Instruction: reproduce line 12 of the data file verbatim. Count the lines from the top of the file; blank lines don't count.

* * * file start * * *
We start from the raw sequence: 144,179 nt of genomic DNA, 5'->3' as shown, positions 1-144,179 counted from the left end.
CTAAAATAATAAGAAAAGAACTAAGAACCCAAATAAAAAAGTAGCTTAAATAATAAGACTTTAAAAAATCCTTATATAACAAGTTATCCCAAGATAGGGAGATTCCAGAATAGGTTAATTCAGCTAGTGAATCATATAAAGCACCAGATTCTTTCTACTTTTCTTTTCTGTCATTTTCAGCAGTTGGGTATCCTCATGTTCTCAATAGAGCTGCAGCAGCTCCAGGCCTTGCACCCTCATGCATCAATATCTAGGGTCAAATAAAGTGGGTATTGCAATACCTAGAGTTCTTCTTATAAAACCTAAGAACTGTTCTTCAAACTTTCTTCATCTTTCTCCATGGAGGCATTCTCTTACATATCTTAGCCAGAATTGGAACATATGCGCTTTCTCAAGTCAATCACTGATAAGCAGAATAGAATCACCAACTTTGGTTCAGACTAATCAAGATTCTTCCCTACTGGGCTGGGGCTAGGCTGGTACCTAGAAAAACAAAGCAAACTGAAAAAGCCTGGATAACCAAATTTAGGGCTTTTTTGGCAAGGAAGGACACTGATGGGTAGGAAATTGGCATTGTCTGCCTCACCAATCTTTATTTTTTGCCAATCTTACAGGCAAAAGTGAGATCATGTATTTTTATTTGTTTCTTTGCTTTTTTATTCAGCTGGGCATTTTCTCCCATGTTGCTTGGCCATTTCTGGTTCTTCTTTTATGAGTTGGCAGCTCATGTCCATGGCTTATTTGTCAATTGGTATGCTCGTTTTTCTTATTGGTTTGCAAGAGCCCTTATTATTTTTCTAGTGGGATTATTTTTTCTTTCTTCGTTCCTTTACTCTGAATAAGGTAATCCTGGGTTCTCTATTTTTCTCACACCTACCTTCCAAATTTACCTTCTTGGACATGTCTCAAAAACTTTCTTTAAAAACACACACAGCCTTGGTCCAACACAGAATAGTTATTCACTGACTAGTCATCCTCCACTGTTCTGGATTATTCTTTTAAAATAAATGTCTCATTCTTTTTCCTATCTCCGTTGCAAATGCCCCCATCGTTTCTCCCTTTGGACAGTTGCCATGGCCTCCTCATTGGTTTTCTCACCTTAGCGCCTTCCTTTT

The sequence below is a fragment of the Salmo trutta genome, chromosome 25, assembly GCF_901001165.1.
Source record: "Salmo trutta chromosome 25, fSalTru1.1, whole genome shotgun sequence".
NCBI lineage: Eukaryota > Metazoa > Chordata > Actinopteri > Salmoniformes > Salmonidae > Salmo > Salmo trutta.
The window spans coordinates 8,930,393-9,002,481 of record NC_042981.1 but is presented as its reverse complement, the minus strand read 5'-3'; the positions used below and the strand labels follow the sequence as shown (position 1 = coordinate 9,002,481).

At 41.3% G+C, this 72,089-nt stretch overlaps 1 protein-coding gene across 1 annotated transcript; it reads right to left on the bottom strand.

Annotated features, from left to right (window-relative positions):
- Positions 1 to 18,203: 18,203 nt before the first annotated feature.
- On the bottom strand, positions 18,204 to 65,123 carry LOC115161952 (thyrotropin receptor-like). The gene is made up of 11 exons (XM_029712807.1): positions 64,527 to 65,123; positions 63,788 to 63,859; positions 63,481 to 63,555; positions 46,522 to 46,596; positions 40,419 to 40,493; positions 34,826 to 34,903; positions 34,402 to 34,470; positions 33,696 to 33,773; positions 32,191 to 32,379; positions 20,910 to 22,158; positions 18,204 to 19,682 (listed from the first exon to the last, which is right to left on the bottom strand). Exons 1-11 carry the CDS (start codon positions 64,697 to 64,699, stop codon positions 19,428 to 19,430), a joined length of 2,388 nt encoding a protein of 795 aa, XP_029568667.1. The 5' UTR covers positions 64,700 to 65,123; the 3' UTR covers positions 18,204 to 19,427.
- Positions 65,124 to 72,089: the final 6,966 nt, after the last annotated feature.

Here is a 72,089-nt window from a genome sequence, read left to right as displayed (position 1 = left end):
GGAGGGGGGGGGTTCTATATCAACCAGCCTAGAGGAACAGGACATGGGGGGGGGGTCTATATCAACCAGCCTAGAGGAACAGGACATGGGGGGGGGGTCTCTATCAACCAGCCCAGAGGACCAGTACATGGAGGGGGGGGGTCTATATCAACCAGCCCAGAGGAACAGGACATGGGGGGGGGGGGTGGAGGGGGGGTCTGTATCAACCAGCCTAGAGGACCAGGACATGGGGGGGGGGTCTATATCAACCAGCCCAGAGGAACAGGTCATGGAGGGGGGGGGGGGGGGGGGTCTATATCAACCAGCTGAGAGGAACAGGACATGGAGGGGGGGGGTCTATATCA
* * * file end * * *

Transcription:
Here is a 72,089-nt window from a genome sequence, read left to right as displayed (position 1 = left end):